In an attempt to better understand how their animals behave, Serengeti National Park researchers have taken advantage of a neat, albeit potentially annoying, modern invention – hidden cameras.
Hidden cameras have proven to be quite a powerful tool for ecologists and conservation biologists alike in recent years as they allow the experts to gather information on rarely seen, enigmatic animals. They’re not intrusive, they don’t scare off or enrage animals, and they can document unknown behavior by simply lasting much longer than an on sight human observer ever could.
Alexandra Swanson, a carnivore researcher, gave a statement to Newyorker.com saying that the resulting photos show “these animals at their most candid—the secret lives you never get to see”. She went on to explain that the goal of the survey was to learn how predators and their prey co-existed across dynamic landscapes
The hundreds of thousands of newly released photos from Serengeti National Park in Tazmania were taken between the years of 2010 and 2013, and recorded the animals’ behaviors day and night.
While most surveys use 20 or 39 camera traps, for this project, scientists used 225 camera traps hidden in various spots across a surface of 1.250 square miles. Most of them were strategically attached to trees or metal posts, but some lasted longer than others.
A number of cameras were destroyed by hyenas that enjoyed chewing on them and by elephants that ripped the cameras right off of the trees. At the end of it all they collectively ended up capturing 1.2 million sets of candid pictures.
The cameras used infrared sensors in order to detect movement and activate every time an animal was passing by, or playing and hunting near each camera. Each trespass triggers one to three (1 to 3) shots.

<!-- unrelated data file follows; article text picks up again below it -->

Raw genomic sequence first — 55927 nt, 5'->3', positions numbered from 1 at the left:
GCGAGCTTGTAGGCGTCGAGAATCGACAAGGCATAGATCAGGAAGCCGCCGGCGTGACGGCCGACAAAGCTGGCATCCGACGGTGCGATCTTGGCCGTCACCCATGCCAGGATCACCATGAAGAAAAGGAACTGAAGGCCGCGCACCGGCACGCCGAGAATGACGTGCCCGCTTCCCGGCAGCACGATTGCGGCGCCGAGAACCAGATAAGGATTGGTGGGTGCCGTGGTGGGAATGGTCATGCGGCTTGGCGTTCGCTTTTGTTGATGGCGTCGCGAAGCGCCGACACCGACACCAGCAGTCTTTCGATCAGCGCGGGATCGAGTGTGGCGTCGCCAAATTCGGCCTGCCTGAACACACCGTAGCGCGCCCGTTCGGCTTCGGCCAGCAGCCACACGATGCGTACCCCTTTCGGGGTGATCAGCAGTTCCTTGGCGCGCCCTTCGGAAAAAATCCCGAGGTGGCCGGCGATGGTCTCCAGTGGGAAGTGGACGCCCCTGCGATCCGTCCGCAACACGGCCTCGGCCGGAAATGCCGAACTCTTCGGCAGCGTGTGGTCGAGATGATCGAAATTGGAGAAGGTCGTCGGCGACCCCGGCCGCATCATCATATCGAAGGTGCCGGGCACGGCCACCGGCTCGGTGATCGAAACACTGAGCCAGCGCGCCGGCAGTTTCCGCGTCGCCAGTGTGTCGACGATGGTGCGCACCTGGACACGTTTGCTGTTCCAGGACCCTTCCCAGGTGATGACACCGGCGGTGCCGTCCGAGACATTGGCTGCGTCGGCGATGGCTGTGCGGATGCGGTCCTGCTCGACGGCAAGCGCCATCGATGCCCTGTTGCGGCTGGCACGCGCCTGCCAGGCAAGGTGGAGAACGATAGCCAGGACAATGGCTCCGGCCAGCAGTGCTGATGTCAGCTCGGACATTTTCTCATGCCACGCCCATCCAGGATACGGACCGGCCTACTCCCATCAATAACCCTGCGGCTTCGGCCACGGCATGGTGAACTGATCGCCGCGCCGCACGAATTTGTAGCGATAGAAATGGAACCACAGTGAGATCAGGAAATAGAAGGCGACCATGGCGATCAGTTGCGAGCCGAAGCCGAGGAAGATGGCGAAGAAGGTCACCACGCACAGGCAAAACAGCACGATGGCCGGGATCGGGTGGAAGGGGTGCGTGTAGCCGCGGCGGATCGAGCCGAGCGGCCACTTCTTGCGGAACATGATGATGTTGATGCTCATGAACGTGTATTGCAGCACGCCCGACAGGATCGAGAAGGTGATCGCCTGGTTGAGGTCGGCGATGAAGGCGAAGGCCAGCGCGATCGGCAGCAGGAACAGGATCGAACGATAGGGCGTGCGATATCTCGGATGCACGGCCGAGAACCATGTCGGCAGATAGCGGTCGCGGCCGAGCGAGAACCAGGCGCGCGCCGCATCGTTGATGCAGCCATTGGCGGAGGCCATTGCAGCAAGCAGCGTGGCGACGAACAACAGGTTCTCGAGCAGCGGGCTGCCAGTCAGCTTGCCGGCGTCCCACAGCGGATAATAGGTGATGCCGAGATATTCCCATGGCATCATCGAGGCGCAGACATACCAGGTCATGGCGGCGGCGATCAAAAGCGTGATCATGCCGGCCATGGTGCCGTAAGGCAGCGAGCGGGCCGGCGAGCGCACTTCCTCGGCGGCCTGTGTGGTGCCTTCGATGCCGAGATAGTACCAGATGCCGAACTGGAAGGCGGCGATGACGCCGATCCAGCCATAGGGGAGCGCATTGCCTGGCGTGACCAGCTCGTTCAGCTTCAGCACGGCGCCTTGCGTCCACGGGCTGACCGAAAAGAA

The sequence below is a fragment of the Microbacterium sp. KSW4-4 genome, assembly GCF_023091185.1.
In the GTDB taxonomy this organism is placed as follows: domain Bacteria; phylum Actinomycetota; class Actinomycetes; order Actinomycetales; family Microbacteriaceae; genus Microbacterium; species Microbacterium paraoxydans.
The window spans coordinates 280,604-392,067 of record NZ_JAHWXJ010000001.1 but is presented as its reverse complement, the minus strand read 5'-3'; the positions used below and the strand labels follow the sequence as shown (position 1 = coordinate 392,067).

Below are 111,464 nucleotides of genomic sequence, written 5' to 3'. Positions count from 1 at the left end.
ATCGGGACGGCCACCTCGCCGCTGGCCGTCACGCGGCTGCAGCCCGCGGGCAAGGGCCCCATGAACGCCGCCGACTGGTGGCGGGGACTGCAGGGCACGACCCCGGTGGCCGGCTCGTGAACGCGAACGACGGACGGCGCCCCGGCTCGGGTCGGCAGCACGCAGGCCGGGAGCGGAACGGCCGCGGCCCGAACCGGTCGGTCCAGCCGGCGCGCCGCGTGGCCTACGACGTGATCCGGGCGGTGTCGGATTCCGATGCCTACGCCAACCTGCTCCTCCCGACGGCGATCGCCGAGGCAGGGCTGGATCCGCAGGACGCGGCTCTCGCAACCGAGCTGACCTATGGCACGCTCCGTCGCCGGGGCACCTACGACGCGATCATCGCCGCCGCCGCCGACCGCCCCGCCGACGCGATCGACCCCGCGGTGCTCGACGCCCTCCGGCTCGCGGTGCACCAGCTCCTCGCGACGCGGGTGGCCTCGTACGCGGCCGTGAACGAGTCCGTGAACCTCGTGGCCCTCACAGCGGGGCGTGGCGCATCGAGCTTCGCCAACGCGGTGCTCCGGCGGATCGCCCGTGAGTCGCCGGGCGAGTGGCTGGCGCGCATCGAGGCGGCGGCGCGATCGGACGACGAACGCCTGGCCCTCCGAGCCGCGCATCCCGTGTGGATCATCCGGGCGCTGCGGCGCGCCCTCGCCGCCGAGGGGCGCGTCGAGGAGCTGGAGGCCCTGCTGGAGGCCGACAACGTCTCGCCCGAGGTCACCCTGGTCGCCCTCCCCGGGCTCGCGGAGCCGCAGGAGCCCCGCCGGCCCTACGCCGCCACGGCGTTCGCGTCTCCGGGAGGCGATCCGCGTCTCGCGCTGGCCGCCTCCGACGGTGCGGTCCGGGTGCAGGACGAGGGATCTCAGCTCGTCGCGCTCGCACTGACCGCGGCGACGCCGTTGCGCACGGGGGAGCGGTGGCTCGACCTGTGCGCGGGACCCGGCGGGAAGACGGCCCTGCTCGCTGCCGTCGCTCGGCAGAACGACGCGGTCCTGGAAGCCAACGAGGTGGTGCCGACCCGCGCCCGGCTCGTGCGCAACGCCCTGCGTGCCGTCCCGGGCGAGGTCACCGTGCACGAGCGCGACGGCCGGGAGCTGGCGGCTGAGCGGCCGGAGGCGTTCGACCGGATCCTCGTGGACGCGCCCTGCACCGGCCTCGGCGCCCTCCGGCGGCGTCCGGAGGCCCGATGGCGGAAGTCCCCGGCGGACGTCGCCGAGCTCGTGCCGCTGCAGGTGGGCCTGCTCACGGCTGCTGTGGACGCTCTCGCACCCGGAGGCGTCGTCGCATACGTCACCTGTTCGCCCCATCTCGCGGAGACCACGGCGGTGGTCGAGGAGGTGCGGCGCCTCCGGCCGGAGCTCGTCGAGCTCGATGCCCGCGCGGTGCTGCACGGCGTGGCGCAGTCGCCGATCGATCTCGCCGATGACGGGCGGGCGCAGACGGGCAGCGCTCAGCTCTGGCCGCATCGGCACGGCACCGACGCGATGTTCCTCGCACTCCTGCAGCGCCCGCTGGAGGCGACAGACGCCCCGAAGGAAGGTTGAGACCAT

The researchers were then faced with a whole new challenge – how to sort and analyze the overwhelming number of candid photos. Alexandra Swanson solved the issue by asking scientists or aspiring scientists in the general population to help categorize them.
They offered information about what species were present in the photos (everything from lions and leopards, to zebras and wildebeests), how many animals could be seen in each photo, and what the creatures were doing. Each photo was analyzed by several different people.
More than 28.000 eager volunteers joined the project. Together they identified 48 different species of mammals that live in Serengeti National Park, with some of them being notoriously elusive – the aardvark and the zorilla.
The team hopes that data collected will not only help animal scientists in their studies, but also provide computer engineers with information they need in order to write better learning algorithms for AIs (artificial intelligences).
Swanson informed that the project was the largest camera tracking survey in recorded history.
Image Source: cdni.wired.co.uk